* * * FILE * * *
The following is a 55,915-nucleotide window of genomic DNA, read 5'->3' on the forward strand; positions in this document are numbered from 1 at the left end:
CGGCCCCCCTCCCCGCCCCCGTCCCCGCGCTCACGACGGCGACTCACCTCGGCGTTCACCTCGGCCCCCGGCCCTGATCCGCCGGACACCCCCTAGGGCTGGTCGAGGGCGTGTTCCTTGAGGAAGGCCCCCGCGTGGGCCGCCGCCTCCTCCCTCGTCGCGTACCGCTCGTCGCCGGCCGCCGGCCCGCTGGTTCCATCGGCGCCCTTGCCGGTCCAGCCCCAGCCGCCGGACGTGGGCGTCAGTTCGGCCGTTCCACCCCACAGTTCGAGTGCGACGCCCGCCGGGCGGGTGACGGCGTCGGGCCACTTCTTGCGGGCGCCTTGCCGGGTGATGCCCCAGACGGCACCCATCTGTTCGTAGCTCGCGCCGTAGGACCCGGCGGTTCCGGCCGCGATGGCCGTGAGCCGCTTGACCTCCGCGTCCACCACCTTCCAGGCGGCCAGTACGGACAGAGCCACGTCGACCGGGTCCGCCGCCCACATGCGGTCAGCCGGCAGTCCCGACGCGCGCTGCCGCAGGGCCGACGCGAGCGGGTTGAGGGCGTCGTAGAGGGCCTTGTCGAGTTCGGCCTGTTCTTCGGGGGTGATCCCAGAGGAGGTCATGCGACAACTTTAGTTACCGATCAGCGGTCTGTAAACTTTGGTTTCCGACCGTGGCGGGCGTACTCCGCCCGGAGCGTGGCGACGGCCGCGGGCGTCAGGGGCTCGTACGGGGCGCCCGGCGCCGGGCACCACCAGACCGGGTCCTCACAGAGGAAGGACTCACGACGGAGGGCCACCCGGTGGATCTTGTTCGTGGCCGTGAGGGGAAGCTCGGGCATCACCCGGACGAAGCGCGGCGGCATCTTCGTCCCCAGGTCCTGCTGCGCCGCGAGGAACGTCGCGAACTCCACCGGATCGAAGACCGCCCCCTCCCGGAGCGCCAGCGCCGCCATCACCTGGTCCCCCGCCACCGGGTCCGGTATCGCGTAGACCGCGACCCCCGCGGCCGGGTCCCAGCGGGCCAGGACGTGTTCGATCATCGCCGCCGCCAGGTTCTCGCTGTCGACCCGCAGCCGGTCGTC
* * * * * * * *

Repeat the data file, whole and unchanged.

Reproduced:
The following is a 55,915-nucleotide window of genomic DNA, read 5'->3' on the forward strand; positions in this document are numbered from 1 at the left end:
CGGCCCCCCTCCCCGCCCCCGTCCCCGCGCTCACGACGGCGACTCACCTCGGCGTTCACCTCGGCCCCCGGCCCTGATCCGCCGGACACCCCCTAGGGCTGGTCGAGGGCGTGTTCCTTGAGGAAGGCCCCCGCGTGGGCCGCCGCCTCCTCCCTCGTCGCGTACCGCTCGTCGCCGGCCGCCGGCCCGCTGGTTCCATCGGCGCCCTTGCCGGTCCAGCCCCAGCCGCCGGACGTGGGCGTCAGTTCGGCCGTTCCACCCCACAGTTCGAGTGCGACGCCCGCCGGGCGGGTGACGGCGTCGGGCCACTTCTTGCGGGCGCCTTGCCGGGTGATGCCCCAGACGGCACCCATCTGTTCGTAGCTCGCGCCGTAGGACCCGGCGGTTCCGGCCGCGATGGCCGTGAGCCGCTTGACCTCCGCGTCCACCACCTTCCAGGCGGCCAGTACGGACAGAGCCACGTCGACCGGGTCCGCCGCCCACATGCGGTCAGCCGGCAGTCCCGACGCGCGCTGCCGCAGGGCCGACGCGAGCGGGTTGAGGGCGTCGTAGAGGGCCTTGTCGAGTTCGGCCTGTTCTTCGGGGGTGATCCCAGAGGAGGTCATGCGACAACTTTAGTTACCGATCAGCGGTCTGTAAACTTTGGTTTCCGACCGTGGCGGGCGTACTCCGCCCGGAGCGTGGCGACGGCCGCGGGCGTCAGGGGCTCGTACGGGGCGCCCGGCGCCGGGCACCACCAGACCGGGTCCTCACAGAGGAAGGACTCACGACGGAGGGCCACCCGGTGGATCTTGTTCGTGGCCGTGAGGGGAAGCTCGGGCATCACCCGGACGAAGCGCGGCGGCATCTTCGTCCCCAGGTCCTGCTGCGCCGCGAGGAACGTCGCGAACTCCACCGGATCGAAGACCGCCCCCTCCCGGAGCGCCAGCGCCGCCATCACCTGGTCCCCCGCCACCGGGTCCGGTATCGCGTAGACCGCGACCCCCGCGGCCGGGTCCCAGCGGGCCAGGACGTGTTCGATCATCGCCGCCGCCAGGTTCTCGCTGTCGACCCGCAGCCGGTCGTC